This week’s property review follows-up on our earlier column question: Does a lack of access to financial records harm sale prospects?
THE devil might be in the detail, but how much detail is required for vendors to maximise returns from a property sale?
This week we follow-up on our earlier column on the topic exploring the extent and type of financial detail a typical vendor or buyer might be looking for.
When it comes to selling a pastoral property, advisor Michael Vail from Tre Ponte Corporate believes all businesses should take at least two to three years to get their business ‘sale-ready’, including presentation of assets and tidying-up the balance-sheet.
“If the vendor is under pressure financially, this ideal situation may be impractical. A ‘fire-sale’ usually leads to a discount on asset price,” Mr Vail said.
“Vendors should always be well-prepared and financial statements should be available within two weeks of being requested.”
Mr Vail said since last year, businesses lodging a business activity statement (BAS) can complete this step from their software, at the push of a button.
“Timeliness of data entry is a limiting factor. I believe the prospective purchaser must be allowed to sign a non-disclosure agreement (NDA) and view the past financial and production performance of a property, prior to purchase so there are no surprises.”
He said prospective buyers should be looking at anything that reduces opaqueness and assists in decision-making. Examples include:
- Profit and loss statement (P&L)
- Balance sheet
- Livestock schedule from within the signed income tax return for 10 years
- Paddock books showing livestock movement
- Comments around pasture availability
- Monthly rainfall
- Grazing-pasture budgets and analysis
- Wages books
- Water-point and pipeline records
- Maintenance summary records
- Bore-runners book
- Asset-register/depreciation schedule from the signed income tax return
In terms of due diligence, Powers Financial Group agribusiness and finance consultant Martin Pentecost agrees that potential buyers should look at rainfall records and livestock sales.
“Ask what weights the owner has been getting out of his cattle and talk to stock and station agents who have local knowledge about such matters,” he suggested.
Mr Pentecost said physical inspections were the best way to assess what sort of property a potential buyer is investing in.
“Look at infrastructure including cattle yards, loading ramps and fences, the availability of grass, water and dams and whether the cattle are in good condition. A well-improved property means the owner has had the capital to invest. A run-down property suggests the owner has no pride in what he is doing, or is running out of money.”
Speculation by banks
Mr Vail expressed concerns that banks, under issues of moral hazard, may be speculating by lending up to 60 percent of the asking price, rather than up to 60 percent of the economic value.
“If the financier only funded the economic value and faked the prospective buyer to fund the balance of the higher risk capital, then maybe prices would not be where they are, and there will be less pain when the debts get called because few were focussing on the repercussions of risk,” he said.
Mr Vail said agents work exclusively for the vendor and the terms of the agreement between these two parties should be agreed prior to signing.
“Should agents demand anything? Probably not, but they may state in their engagement letter that they would like to understand the numbers and the risks. Unless of course they have been completely indemnified by their client for any material mis-statements.”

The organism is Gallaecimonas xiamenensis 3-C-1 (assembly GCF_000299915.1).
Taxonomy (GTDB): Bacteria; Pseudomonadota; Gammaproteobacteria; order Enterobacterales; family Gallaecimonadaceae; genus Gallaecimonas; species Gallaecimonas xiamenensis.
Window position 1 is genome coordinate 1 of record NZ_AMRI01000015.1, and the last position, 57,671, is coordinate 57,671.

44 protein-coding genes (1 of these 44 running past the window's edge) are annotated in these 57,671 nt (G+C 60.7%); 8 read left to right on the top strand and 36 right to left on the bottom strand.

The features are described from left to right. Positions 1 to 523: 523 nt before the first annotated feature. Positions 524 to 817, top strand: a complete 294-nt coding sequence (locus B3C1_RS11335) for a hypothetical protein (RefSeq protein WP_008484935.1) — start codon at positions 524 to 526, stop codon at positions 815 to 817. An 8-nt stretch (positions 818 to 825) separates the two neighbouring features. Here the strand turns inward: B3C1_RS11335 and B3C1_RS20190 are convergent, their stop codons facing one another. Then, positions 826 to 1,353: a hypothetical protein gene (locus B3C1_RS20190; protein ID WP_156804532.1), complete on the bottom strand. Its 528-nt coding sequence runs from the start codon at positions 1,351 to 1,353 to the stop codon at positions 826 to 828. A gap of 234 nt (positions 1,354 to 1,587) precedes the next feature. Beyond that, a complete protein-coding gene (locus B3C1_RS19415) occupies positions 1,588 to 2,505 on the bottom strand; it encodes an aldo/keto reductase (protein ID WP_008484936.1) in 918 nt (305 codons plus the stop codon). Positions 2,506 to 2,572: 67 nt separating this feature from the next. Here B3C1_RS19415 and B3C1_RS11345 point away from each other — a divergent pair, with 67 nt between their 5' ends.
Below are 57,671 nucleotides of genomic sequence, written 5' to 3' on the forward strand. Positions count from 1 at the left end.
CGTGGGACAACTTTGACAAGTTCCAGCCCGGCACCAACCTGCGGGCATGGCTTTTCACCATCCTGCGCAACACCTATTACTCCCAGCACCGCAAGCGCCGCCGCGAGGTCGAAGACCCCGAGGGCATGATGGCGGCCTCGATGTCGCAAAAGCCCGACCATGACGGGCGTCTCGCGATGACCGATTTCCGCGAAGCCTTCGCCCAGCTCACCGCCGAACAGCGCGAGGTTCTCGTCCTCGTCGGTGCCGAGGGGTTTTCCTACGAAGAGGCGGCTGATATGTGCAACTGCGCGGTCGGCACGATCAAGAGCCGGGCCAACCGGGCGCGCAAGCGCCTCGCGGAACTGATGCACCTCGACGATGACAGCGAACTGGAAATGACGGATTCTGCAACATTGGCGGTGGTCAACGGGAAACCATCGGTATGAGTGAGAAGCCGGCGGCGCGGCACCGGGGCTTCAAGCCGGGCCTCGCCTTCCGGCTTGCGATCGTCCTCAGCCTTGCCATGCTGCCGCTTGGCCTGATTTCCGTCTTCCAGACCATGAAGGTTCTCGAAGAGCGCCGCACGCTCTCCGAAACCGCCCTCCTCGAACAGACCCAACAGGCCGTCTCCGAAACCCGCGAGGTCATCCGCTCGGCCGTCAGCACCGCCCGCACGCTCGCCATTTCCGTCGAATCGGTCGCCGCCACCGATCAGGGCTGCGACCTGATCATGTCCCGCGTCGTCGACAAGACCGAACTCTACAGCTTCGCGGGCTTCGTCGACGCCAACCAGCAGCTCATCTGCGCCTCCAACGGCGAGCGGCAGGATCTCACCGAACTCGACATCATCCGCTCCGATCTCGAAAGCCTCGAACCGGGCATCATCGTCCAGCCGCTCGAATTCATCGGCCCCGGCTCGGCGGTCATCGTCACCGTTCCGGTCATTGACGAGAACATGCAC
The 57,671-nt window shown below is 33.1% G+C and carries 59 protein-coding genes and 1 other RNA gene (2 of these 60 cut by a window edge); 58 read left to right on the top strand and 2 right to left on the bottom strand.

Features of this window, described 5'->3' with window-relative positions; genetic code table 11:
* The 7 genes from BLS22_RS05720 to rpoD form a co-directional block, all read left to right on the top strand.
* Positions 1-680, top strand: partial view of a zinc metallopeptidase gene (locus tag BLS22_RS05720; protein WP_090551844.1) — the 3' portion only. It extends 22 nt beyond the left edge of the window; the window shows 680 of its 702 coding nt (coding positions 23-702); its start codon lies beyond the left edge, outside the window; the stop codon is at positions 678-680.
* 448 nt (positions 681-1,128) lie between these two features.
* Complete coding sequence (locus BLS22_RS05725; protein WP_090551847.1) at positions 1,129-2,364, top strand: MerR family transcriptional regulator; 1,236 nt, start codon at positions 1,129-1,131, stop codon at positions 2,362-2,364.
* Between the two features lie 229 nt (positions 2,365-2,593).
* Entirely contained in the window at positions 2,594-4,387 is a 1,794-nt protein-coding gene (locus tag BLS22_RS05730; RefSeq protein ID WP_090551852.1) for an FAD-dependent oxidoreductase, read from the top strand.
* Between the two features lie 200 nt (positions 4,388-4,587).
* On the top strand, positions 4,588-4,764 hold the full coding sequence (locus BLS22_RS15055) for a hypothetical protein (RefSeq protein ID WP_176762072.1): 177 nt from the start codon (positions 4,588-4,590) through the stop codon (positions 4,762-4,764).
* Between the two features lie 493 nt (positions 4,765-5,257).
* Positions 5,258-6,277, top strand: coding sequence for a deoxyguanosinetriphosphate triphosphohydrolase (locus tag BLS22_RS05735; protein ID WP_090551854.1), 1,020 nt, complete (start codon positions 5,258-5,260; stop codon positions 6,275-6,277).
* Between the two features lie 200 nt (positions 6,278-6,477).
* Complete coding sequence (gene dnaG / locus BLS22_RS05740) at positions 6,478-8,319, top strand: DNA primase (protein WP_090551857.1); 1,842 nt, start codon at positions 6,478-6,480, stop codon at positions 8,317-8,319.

Mr Vail said every client encountered from offshore wanted to understand the past and prospective numbers and quantify the risks to their capital.
“This is normal behaviour. Contrast with the salivating neighbour, looking over the fence for the past twenty years, who probably knows his coveted target better than he does his own piece of land.”
He said transparency of the production numbers in the livestock schedule within the signed income tax return, the paddock books and shearing tally and wool-book records gave verification, and should not impinge upon the privacy of the vendor.
“All other movements in operating costs are variable or fixed in the short-term, and usually known or benchmarked somewhere. The important number is not net profit, but the operating profit or (after tax), as that is the amount available to pay debt and dividends. All private expenses have usually been added-back at that point, and the accounts normalised.”
Agribusiness lawyer Bill Loughnan from Thynne + Macartney doesn’t believe the price realised for a property is impacted by a lack of preparation of financial statements.
“Vendors can call for expressions of interest, which effectively means they are not prepared to put a price on their property, prompting buyers to reveal what they are prepared to pay. Auctions are the more normal course of action, with vendors entitled to set a reserve.”
Mr Loughnan said he identifies issues of concern for potential buyers.
“Are there any fencing disputes or conduct in compensation agreements with mining or gas companies, for example? Most graziers will make their own carrying capacity assessments of the country, but they do want to know what they are walking into.”
And Mr Loughnan said his job was to also to keep clients ‘out of gaol’.
“I don’t mean that literally. As part of the auction process, the selling agents produce an information memorandum and may say the sale includes 8000 breeders. That is an indication of the current stock numbers. It is not an indication of what the year-to-year carrying capacity is.”
“The vendor doesn’t provide his financial statements for the last five years and the potential buyer doesn’t ask and the industry seems to work quite well on that basis.”